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Book Title: Dialogue with Trypho|
The author of the book: Justin Martyr
ISBN 13: 9780813213422
Format files: PDF
The size of the: 659 KB
Edition: Catholic University of America Press
Date of issue: July 1st 2003
Read full description of the books:Outside the New Testament, our earliest complete witness to Christian apologetic against the Jews remains the Dialogue with Trypho, written by Justin Martyr (d. ca. 165), a convert to Christianity from traditional Greek religion. The Dialogue purports to be a two-day dialogue that took place in Asia Minor between Justin and Trypho, a Hellenized Jew. Justin argues extensively on the basis of lengthy Old Testament quotations that Christ is the Messiah and God incarnate, and that the Christian community is the new Israel. In the beginning of the work Justin recounts how he converted to Christianity.
The Dialogue remains of great, and varying, interest. It has important information on the development of Jewish-Christian relations, on the development of the text of the Old Testament, and on the existence and character of the early Jewish Christian community. Justin's story of how he became a Christian is one of our earliest conversion accounts. The Dialogue is an ideal textbook for classes investigating the development of religion in Late Antiquity since it touches on many aspects of religion in the Roman Empire.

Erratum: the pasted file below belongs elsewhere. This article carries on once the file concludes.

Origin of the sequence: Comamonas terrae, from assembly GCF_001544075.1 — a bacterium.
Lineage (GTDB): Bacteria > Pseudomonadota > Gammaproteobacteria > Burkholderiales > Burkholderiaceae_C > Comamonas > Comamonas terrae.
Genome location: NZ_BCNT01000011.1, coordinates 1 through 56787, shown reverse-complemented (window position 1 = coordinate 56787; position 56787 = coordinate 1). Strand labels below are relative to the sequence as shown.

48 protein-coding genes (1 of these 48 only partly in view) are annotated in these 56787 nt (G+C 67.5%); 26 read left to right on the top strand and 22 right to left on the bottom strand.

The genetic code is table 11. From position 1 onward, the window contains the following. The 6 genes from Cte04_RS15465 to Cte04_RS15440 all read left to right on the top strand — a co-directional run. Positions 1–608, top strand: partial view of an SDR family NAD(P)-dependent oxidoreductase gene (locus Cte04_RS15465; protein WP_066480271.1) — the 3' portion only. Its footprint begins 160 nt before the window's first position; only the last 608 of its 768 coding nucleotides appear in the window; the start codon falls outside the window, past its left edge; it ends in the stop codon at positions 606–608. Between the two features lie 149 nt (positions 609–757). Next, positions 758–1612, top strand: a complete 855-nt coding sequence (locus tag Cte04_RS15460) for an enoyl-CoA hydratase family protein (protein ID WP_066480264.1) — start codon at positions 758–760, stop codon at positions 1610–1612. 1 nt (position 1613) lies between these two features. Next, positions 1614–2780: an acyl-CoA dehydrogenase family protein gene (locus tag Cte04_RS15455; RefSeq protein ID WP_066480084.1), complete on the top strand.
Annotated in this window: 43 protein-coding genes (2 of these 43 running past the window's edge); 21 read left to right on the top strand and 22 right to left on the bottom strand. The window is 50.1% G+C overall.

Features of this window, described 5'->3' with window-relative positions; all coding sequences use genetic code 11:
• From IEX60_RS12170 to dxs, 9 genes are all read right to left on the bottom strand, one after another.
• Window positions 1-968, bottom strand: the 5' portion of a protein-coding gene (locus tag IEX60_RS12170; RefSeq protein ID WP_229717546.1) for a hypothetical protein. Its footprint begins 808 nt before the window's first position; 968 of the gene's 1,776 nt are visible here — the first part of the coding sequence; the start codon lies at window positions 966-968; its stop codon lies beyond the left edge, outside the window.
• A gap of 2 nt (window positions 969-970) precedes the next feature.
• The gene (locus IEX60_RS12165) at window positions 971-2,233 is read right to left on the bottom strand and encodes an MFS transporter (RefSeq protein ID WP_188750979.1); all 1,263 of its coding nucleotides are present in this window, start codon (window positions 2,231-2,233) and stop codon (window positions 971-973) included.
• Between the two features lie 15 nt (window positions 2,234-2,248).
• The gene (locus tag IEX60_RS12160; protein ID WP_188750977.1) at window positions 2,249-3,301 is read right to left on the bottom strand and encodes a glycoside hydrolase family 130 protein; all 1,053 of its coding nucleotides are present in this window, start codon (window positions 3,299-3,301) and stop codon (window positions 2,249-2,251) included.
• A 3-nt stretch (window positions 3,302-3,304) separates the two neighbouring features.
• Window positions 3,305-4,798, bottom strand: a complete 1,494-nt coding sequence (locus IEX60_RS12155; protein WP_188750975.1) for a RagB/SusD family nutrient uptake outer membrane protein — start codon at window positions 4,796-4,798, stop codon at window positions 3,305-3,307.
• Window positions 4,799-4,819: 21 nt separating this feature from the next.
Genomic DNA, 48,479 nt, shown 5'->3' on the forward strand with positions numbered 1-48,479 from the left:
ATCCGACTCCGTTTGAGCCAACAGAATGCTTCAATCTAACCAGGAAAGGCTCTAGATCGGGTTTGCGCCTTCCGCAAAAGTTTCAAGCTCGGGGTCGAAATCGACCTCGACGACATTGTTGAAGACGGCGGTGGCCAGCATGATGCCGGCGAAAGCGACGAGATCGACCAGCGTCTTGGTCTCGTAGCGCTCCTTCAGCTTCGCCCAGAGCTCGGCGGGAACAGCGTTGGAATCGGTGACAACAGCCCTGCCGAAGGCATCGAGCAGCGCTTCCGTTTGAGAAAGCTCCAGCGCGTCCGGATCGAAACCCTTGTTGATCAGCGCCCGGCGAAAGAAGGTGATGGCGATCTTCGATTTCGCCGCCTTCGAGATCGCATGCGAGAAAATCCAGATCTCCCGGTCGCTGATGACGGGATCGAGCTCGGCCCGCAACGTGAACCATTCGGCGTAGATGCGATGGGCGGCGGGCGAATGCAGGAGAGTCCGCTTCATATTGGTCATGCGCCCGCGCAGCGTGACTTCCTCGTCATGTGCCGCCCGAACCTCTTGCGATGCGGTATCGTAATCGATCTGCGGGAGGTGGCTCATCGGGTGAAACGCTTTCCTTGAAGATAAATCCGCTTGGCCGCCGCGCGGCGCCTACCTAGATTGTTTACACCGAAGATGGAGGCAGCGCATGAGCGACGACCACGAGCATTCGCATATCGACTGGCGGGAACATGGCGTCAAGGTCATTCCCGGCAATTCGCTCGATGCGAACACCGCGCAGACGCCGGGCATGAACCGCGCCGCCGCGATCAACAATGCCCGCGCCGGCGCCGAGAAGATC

This edition of the Dialogue with Trypho is a revision of Thomas B. Falls's translation, which appeared in Fathers of the Church, vol. 6. Thomas P. Halton has emended the translation in light of the 1997 critical edition by Miroslav Marcovich, and he has provided extensive annotation to recent scholarship on the Dialogue. Michael Slusser has edited the volume to bring it into conformity with the new Selections from Fathers of the Church series.
Read information about the author"Justin Martyr, also known as Saint Justin (c. 100 – 165 CE), was an early Christian apologist, and is regarded as the foremost interpreter of the theory of the Logos in the 2nd century. He was martyred, alongside some of his students, and is considered a saint by the Roman Catholic Church, the Anglican Church, and the Eastern Orthodox Church.
Most of his works are lost, but two apologies and a dialogue did survive. The First Apology, his most well known text, passionately defends the morality of the Christian life, and provides various ethical and philosophical arguments to convince the Roman emperor, Antoninus, to abandon the persecution of the fledgling sect. Further, he also makes the theologically-innovative suggestion that the "seeds of Christianity" (manifestations of the Logos acting in history) actually predated Christ's incarnation. This notion allows him to claim many historical Greek philosophers (including Socrates and Plato), in whose works he was well studied, as unknowing Christians."
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